Calculus can be tough stuff. Calc AB was the first AP class I ever took in high school, and though I love the subject now, I certainly didn’t love it when I was first struggling with limits or with the chain rule for derivatives.

Calculus is tough because it can seem so abstract. But the subject becomes a lot less scary when you look at real world examples that make the theories and equations more concrete and relatable.

Take the Intermediate Value Theorem (IVT), for example. In mathematical terms, the IVT is stated as follows:

That definition might be confusing at first, especially if math isn’t your thing. But let’s try applying the IVT to real life - you might find that this theorem is something you already intuitively understand!

**Example 1: Growth spurt.**

In 7th grade, I was just over 5 feet tall (5’1”, to be exact). By the time I got to 11th grade, I was 6 feet tall.

So here’s the question: was there a time between 7th grade and 11th grade when I was 5’10” tall?

Let’s do another example that might be familiar to college kids...

**Example 2: The “Freshman Fifteen.”**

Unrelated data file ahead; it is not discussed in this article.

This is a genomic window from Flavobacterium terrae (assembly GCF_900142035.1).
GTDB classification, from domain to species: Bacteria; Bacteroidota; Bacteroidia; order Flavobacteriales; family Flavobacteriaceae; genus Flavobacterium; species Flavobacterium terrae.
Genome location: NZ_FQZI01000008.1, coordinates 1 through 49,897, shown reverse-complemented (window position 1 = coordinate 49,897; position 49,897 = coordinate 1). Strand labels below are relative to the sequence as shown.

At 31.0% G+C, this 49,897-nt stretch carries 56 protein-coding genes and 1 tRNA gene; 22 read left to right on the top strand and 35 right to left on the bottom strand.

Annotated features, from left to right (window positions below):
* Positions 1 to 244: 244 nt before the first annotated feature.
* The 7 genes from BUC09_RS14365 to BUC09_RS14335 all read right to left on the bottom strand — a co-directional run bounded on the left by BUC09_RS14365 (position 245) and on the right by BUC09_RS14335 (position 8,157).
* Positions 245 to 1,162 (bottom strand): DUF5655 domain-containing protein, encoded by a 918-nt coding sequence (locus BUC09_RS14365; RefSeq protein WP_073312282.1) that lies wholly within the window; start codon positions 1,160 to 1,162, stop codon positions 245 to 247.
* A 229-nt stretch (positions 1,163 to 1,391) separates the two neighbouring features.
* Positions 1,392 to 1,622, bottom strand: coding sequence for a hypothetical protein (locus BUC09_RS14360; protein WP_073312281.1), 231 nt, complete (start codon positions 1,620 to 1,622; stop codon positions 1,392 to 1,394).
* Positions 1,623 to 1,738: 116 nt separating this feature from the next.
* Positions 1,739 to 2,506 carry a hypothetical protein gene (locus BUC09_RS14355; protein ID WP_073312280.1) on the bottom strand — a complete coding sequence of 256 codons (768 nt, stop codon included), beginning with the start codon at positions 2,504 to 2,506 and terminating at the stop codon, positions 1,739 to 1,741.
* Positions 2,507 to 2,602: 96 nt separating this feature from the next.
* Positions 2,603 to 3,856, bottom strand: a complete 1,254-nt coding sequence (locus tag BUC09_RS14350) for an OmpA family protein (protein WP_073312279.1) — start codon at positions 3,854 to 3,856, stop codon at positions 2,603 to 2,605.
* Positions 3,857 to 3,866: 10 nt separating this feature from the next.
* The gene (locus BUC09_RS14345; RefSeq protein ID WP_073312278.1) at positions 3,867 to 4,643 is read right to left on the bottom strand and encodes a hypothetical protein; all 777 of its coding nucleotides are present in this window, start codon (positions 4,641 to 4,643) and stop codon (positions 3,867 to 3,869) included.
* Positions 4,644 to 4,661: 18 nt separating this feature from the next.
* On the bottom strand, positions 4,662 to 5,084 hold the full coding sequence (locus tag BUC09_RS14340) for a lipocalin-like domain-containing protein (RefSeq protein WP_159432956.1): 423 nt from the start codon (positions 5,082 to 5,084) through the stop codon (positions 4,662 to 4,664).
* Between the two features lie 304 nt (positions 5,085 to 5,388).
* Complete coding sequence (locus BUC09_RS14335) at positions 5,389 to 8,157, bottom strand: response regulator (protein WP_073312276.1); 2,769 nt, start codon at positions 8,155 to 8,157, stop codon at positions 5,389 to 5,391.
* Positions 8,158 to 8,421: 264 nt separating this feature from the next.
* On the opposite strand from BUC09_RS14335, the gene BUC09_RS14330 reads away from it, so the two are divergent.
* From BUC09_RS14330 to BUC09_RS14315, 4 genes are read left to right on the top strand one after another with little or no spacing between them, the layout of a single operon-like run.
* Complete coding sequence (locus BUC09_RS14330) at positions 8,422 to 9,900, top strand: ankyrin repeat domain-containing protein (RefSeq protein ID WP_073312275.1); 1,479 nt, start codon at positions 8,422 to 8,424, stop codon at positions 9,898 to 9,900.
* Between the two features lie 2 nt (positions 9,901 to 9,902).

This is a hypothetical example. Purely hypothetical.

Suppose that on my first day of college I weighed 175 lbs, but that by the end of freshman year I weighed 190 lbs. According to the Intermediate Value Theorem, which of the following weights did I absolutely, positively, 100% without-a-doubt attain at some point during my freshman year?

A) 168 lbs

B) 178 lbs

C) 188 lbs

D) 198 lbs

The answer? **B and C. **If my weight on day one was 175 lbs and my weight at the end of the year was 190 lbs, I *must *have weighed every possible value between 175 and 190 at some point during the year.

If the logic behind that example makes sense to you, you’re well on your way to understanding one of the foundational theorems of calculus!

**Conclusion**

I hope these little anecdotes help demonstrate that the Intermediate Value Theorem isn’t an abstract idea you need to memorize in order to regurgitate it on a test. Rather, it can be presented in plain language, and you don’t need to be an expert in calculus to understand it.

Not *every* theorem you encounter in calculus can be explained in such a straightforward manner. But, if you have a teacher who is creative and knows their stuff, they can come up with examples that will help bring the abstract math down to earth 🙂.

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